Meeting planners know that the closing speaker is not the end of the experience. With great content delivered strategically, you can extend the reach of your event for weeks, months or even to the following year’s meeting.
It can also strengthen your connection with your audience. A report looking what millennials want in meetings found that quality web content connected to the event is an effective way to increase engagement and build brand recognition.
Jazmyn Strickland, 27, founder of Gold Wave Events, was interviewed for the report, a collaboration between Meetings Mean Business and Skift. She said web content adds value to the event, which is important to her as a small business owner with a limited budget.
“People don’t want the transaction just to start and stop at the event,” Strickland said.
Before an event, you can supply potential attendees with information about the speakers or special opportunities. CVBs and DMOs make it especially easy to provide information about your destination city.
After the event, you can share the highlights and rich content that were delivered. The challenge will be choosing which content and delivery method will work best for your audience and your budget:
- Photographs: Candid shots of speakers, presenters or attendees at popular events inside or outside the venue. You can also capture memorable displays or sponsor exhibits.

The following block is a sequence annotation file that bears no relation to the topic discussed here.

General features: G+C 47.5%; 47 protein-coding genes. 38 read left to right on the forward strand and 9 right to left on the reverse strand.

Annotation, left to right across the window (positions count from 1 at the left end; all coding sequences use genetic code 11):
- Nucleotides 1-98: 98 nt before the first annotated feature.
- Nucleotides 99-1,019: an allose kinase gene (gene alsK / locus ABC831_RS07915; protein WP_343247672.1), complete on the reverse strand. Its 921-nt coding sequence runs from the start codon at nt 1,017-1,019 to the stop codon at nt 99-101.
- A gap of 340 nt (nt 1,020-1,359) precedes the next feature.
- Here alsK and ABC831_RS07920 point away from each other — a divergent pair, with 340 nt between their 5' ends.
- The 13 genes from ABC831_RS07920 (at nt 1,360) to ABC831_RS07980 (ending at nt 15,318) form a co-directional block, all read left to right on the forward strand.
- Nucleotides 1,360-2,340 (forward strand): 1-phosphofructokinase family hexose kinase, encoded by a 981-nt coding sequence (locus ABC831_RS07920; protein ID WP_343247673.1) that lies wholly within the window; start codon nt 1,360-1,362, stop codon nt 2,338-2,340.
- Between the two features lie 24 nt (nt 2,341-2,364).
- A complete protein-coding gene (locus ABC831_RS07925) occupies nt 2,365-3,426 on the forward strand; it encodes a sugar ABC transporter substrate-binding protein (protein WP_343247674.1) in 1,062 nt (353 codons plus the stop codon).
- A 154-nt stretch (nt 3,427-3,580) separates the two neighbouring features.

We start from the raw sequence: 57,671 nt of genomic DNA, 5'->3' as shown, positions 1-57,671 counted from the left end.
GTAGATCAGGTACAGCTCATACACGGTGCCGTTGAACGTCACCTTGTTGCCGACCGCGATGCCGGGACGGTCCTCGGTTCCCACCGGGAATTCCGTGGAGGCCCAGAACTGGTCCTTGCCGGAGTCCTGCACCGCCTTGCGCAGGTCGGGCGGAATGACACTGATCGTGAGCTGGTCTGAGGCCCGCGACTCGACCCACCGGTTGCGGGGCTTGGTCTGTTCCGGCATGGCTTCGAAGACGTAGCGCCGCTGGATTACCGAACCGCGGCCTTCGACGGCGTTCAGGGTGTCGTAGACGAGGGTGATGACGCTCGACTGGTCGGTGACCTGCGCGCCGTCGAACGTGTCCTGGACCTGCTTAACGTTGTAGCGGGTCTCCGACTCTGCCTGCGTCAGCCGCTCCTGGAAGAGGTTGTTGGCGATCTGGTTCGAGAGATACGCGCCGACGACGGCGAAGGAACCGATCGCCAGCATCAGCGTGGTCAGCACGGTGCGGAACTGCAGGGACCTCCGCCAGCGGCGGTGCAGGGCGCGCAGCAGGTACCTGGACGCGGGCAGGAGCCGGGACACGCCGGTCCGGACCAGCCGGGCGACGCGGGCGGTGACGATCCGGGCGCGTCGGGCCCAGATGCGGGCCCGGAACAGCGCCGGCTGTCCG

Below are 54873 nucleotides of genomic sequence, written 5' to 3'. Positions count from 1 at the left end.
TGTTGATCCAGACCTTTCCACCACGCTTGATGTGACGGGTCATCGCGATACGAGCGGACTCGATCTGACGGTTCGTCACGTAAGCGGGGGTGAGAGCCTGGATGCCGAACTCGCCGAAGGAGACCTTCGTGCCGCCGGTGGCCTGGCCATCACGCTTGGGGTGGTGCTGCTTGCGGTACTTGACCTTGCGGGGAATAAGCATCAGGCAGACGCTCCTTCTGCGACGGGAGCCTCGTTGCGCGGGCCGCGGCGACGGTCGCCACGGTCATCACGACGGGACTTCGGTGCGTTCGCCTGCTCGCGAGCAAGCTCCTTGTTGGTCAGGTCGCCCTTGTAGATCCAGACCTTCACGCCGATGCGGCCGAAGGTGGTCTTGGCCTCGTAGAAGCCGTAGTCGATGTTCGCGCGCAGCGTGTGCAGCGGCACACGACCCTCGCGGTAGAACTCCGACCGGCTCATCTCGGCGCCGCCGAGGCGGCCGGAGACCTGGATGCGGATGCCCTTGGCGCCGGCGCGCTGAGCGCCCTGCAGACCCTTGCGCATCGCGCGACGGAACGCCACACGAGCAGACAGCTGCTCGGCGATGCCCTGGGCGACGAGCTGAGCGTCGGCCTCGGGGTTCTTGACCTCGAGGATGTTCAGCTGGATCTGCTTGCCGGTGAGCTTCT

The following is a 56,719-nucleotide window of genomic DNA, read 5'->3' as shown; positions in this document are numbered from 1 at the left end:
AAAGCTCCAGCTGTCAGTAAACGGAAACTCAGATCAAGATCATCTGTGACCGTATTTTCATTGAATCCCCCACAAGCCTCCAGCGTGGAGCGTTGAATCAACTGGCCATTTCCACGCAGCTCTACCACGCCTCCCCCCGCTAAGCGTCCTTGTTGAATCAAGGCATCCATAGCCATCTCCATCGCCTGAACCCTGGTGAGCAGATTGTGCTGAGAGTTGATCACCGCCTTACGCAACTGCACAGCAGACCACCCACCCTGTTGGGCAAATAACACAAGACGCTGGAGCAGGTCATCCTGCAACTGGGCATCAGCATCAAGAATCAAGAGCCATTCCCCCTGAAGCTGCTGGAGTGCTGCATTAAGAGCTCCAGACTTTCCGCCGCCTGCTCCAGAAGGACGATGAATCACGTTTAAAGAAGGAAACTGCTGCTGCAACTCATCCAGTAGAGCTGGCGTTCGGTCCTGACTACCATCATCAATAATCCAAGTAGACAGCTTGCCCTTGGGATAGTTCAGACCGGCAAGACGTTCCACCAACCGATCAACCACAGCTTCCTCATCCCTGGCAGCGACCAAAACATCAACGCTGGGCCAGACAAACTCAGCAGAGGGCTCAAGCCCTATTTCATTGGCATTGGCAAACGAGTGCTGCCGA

- Videos: Speaker presentations for those who missed it or for webinars. Create sizzle reels with different areas of focus, such as the education sessions, entertainment activities, VIPs of the organization or a simple compilation of the whole event.
- Blogs: Try a blog on each presentation or interview speakers afterward to capture their content and get their takeaway. Interview your organization's VIPs or sponsors. You could also highlight some of the events you especially want attendees to remember.
- PowerPoint presentations: Ask each presenter to submit their content in a sharable-style that will live past the event, or create your own summary presentations for each session.
Now that you have your content, you need to decide how best to deploy it. It can live on your meeting app, your event website or your organization’s website. Whatever you choose, all methods of delivery can point back there to strengthen that relationship.
Share photos and videos on social media and drive fans back to your source for more information. Publishing during the event or soon after will hit attendees and other participants while they are in the moment or still excited about the experience, making them more likely to share it on their channels.
Launch an email campaign with a series of blogs published on your website.
Schedule a webinar highlighting event content. It’s a great way for participants to share what they learned with colleagues who did not attend.
Create a virtual library on your site for all speaker content – presentations, handouts and videos. For associations it can be members only, creating an incentive to join. (That's another tip from the Meetings Mean Business/Skift Report)
Finally, you can use it to help promote next year’s event through invitation emails or on the website and app. Make sure you track the performance of your content throughout the year and adjust next year’s event content plan accordingly.